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The idyllic islands of the Maldives are the epitome of a dream holiday. However, this paradise on Earth also comes with a hefty price tag with some of the most luxurious hotels and private residences in the world, calling it home.
Just south of Sri Lanka, the archipelago is relatively isolated, which is perfect for travellers wanting to get away from it all — but this makes getting there quite expensive. While flights to the Maldives usually top $1,000, there are cheaper ways of getting to the island nation.
Many Asian and Southeast Asian cities offer reasonably-priced regional flights to Malé, the capital city of the Maldives. International connections to the Maldives from cities like Dubai and Bangkok, tend to be cheaper than flying from other major hubs. Budget carriers offer cheap regional flights from Colombo in Sri Lanka, which also allows you to see another country.
Traveller’s tip: A lot of search engines don’t bundle these fares, so search separately for cheaper flights on search engines like Skyscanner.
The Maldives is made up of 1,192 islands, many of which have been developed as five-star luxury resorts. These heavenly resorts offer exquisite accommodation, world-class cuisine, and deluxe amenities. For budget-conscious travellers, however, these resorts may be slightly out of reach.
However, due to recent changes in accommodation laws, more independent guesthouses on local islands have popped up all over the country. These locally-owned establishments offer a wide variety of low-cost lodging for travelers on a shoestring.
Independent guesthouses are usually based on “local” islands where Maldivians live and are a great way of experiencing Maldivian life first-hand. These lodgings are comfortable and homely and run by friendly locals who are warm and welcoming. They usually have restaurants that serve traditional Maldivian cuisine in casual and laid-back settings.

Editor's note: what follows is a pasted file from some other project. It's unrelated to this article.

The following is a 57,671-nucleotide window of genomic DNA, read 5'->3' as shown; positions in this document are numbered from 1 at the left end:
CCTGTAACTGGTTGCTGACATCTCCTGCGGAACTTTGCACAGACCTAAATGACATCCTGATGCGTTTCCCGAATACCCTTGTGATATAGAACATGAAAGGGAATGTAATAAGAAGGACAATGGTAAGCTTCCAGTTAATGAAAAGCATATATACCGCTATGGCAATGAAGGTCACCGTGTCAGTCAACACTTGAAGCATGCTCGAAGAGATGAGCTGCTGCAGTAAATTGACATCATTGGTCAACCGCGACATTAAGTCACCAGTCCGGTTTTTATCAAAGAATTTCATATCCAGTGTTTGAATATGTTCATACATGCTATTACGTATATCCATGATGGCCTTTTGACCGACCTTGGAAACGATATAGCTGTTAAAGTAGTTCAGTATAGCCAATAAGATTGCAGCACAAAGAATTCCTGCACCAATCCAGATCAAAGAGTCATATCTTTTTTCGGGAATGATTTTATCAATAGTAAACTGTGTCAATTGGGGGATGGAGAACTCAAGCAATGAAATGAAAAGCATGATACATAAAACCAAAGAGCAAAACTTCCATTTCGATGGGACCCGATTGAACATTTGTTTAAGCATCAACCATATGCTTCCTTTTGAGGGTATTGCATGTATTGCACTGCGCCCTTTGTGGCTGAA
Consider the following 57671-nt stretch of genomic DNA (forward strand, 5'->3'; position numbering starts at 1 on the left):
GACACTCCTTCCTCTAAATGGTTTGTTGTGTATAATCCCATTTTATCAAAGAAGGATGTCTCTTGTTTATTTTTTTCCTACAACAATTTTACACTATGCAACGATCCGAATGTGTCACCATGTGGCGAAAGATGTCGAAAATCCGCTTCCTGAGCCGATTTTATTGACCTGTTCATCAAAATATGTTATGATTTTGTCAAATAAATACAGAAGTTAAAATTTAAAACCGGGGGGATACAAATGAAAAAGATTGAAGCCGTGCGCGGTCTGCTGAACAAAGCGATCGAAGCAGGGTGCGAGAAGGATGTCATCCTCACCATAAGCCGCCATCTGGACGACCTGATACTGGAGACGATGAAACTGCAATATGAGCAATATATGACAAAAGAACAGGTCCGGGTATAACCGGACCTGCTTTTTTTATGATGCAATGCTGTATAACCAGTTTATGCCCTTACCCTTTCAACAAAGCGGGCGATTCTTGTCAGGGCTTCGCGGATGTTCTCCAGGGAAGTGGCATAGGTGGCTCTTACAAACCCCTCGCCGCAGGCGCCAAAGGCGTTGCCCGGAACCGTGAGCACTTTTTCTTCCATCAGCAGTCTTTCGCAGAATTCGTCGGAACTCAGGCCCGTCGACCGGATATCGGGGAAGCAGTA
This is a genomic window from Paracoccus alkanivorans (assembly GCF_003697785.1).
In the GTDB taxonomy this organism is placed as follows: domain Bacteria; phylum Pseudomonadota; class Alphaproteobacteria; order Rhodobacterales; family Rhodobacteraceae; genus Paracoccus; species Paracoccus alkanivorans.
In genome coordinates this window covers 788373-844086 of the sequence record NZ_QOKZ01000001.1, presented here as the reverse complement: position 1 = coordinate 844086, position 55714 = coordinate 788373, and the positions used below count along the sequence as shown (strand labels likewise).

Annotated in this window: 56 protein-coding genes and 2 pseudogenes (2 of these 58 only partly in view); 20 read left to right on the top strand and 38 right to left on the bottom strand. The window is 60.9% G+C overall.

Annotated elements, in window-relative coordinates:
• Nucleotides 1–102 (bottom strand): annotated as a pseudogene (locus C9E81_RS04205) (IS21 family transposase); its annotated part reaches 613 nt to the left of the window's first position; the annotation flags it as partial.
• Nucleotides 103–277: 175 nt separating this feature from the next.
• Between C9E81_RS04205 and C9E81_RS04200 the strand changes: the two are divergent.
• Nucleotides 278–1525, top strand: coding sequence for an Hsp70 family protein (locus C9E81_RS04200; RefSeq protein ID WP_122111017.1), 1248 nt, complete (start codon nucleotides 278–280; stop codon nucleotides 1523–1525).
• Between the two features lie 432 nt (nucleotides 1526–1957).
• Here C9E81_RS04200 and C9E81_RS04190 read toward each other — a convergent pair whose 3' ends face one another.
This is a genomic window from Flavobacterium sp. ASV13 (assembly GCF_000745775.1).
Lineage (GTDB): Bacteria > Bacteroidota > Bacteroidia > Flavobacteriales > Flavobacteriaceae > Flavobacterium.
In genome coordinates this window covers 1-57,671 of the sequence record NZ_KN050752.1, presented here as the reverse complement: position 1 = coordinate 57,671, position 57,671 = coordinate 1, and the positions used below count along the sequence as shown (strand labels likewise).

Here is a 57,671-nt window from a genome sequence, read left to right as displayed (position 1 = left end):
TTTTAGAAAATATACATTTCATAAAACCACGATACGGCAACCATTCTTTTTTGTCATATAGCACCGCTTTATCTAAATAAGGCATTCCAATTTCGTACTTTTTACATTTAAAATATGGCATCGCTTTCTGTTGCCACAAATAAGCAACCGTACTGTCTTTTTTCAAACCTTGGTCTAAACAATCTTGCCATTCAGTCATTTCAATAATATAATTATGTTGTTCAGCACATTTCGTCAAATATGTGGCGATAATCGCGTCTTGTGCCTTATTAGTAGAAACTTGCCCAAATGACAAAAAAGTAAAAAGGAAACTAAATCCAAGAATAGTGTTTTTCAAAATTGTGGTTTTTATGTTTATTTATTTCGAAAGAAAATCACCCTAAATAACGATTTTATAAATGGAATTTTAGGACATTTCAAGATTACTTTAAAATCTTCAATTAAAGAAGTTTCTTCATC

The island of Maafushi is home to a good selection of three-star guesthouses such as the Picnic Inn, the Arena Lodge Maldives, and the Whiteshell Island Hotel & Spa. Head to the cozy Thundi Guest House on Fulidhoo in the Vaavu Atoll or the friendly Ukulhas Inn in the North Ari Atoll.
If you prefer a luxury resort vibe, your best bet is to look for off-season deals. Peak tourist season in the Maldives is between December and March when prices are at their highest. While the low season tends to be rainy, most resorts often halve their prices and offer great package deals.
You can also save a great deal on the room type. Swop the expensive over-water villas for a beachfront or garden suite. They might not come with all the bells and whistles but are just as comfortable.
Traveller’s tip: Whether you are staying on a local island or at a resort, take all your plastic bottles home with you to help minimise the impact on the environment.
One of the highest costs is getting to your hotel or resort from the airport island of Hulhulé. Some of the luxury resorts offer complimentary transfers, but if you are staying at an independent guesthouse on one of the local islands, you can catch a local ferry, which runs to and from the islands from Malé.
There are two ways to get to the island of Malé, the capital city – by taxi over the new Friendship Bridge, which was completed a few years ago, or by a local water taxi, which departs from the airport every 10 to 15 minutes. Water taxis are a much cheaper option and give you a great view of Malé from the water.
There are plenty of affordable options for overnight accommodation in Malé if you are planning to explore the city before heading to your island.
Traveller’s tip: Carry some local cash for the ferries as other currencies are not accepted. Money can be changed and withdrawn at the airport.
When it comes to dining, there is a variety of options for all budgets. Resorts offer all-inclusive packages with all food and drinks covered throughout your stay, but these can be expensive. Local restaurants serve delicious traditional Maldivian cuisine at a fraction of the cost.
Independent guesthouses have restaurants serving classic Maldivian dishes, which feature plenty of fresh fish, curries, rice, and vegetables. Larger islands like Maafushi also have a handful of local restaurants that might offer greater variety. Local islands are strictly Muslim and do not serve alcohol, but the larger, luxury resorts do.
Traveller’s tip: Learn how to cook Maldivian cuisine with a local cooking class.
With balmy year-round climes and warm, gin-clear waters that teem with marine life, the Maldives is one of the best spots in the world for snorkelling and scuba diving. It is also great for surfing, kayaking, paddle-boarding, or simply lazing on the beach.
Scuba-diving excursions can be expensive but snorkelling on the local reefs is just as good, with plenty of spectacular corals and fish to be seen. Many hotels offer non-motorised water sports for free like kayaking and paddle-boarding. Local islanders love a game of beach soccer or volleyball and often welcome visitors to join their game.
The smaller islands have local operators that offer better rates for boat and scuba-diving trips or other water-based excursions.
Traveller’s tip: Take your own snorkelling gear to save on rental costs.